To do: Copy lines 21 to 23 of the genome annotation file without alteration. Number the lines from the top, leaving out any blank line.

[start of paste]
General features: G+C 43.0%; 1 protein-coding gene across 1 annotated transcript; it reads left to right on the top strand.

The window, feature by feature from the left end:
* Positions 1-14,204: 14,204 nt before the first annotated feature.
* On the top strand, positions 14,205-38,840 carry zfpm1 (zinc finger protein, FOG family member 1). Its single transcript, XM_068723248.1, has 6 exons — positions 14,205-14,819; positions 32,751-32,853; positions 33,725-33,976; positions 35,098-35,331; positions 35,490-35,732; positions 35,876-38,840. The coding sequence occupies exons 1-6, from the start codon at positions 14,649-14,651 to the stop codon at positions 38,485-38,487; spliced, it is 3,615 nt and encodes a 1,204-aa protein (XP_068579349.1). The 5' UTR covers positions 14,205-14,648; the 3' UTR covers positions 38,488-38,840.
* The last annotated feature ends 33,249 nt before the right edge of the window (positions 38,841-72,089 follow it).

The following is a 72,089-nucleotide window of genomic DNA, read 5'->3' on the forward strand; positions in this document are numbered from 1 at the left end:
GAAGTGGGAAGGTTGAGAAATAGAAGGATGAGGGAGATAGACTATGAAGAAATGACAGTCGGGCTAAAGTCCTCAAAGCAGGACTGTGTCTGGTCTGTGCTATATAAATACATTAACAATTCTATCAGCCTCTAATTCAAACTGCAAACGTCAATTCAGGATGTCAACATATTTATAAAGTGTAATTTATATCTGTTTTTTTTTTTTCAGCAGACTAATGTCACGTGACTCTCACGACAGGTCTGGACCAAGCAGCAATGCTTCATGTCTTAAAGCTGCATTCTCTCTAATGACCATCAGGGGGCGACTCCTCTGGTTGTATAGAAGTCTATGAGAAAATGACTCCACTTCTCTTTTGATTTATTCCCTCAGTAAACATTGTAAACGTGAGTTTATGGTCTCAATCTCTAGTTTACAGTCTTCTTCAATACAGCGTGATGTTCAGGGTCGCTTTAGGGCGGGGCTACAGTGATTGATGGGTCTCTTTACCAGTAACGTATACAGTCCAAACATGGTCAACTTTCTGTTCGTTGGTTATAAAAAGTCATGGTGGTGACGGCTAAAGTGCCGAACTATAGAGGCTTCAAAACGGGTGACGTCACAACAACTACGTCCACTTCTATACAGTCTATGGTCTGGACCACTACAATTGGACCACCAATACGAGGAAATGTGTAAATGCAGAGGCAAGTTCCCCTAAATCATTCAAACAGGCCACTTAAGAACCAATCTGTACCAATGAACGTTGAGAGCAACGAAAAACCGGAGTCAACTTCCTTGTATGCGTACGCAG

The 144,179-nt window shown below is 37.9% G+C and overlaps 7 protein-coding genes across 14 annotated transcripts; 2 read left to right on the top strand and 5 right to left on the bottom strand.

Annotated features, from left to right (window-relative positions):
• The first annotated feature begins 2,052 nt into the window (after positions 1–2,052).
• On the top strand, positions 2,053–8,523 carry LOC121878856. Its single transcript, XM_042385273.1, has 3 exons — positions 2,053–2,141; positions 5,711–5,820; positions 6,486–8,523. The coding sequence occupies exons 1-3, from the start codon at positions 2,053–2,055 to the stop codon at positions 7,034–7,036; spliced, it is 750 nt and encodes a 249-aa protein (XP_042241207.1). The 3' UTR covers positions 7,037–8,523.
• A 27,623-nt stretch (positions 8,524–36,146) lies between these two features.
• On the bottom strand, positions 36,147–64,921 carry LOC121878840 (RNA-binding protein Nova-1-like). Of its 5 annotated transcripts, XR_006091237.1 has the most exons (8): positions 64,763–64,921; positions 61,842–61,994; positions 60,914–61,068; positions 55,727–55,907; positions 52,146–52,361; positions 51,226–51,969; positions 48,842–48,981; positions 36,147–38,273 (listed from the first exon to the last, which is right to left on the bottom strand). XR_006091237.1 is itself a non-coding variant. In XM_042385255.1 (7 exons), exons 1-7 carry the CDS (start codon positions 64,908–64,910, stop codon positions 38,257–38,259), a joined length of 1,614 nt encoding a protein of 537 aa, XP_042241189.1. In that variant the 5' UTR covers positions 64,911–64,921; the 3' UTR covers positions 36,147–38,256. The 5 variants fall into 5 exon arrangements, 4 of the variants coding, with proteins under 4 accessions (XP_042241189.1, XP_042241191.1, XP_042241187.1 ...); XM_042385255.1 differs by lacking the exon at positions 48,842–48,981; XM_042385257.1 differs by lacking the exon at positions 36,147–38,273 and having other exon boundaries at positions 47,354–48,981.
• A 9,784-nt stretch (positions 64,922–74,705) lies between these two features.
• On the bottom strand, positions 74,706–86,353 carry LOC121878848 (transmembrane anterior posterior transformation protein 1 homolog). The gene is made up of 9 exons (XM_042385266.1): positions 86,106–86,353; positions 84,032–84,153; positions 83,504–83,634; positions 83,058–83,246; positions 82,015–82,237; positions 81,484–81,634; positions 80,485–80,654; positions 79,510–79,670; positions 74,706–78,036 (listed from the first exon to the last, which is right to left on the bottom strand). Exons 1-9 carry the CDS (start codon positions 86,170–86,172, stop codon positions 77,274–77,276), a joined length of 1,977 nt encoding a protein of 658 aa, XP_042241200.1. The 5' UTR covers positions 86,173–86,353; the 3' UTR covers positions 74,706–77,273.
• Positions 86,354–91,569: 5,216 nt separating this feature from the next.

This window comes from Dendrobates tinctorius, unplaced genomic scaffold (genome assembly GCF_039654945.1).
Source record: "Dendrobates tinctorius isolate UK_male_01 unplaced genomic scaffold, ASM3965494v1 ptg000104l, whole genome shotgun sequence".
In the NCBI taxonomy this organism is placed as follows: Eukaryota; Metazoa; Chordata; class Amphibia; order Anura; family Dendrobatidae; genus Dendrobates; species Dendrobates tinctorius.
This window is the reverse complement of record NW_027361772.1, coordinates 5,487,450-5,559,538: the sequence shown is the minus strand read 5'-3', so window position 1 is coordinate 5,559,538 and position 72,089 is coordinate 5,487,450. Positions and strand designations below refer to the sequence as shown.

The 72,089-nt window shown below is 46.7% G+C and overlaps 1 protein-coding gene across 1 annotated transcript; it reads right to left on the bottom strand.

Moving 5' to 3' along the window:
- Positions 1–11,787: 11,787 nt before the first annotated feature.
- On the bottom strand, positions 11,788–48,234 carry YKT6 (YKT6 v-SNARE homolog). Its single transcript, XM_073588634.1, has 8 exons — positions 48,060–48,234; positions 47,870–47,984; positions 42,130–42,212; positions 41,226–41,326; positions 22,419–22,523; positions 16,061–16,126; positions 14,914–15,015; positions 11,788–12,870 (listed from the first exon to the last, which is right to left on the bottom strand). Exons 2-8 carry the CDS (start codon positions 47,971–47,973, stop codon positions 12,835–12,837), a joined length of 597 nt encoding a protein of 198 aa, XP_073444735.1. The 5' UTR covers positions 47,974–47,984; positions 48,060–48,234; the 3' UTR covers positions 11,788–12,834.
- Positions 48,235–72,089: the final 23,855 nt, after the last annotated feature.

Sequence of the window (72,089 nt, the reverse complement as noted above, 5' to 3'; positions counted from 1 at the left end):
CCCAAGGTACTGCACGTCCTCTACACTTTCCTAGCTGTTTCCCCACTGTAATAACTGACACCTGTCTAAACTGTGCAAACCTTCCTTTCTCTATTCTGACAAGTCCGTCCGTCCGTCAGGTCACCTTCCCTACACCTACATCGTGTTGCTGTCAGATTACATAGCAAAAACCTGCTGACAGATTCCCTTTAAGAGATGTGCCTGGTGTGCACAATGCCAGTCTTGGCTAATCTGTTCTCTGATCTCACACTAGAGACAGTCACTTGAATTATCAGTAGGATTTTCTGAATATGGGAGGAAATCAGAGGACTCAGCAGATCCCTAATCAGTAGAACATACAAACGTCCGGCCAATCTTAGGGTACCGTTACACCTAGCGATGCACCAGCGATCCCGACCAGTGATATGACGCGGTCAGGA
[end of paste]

The 72,089-nt window shown below is 46.7% G+C and overlaps 1 protein-coding gene across 1 annotated transcript; it reads right to left on the bottom strand.

Moving 5' to 3' along the window:
- Positions 1–11,787: 11,787 nt before the first annotated feature.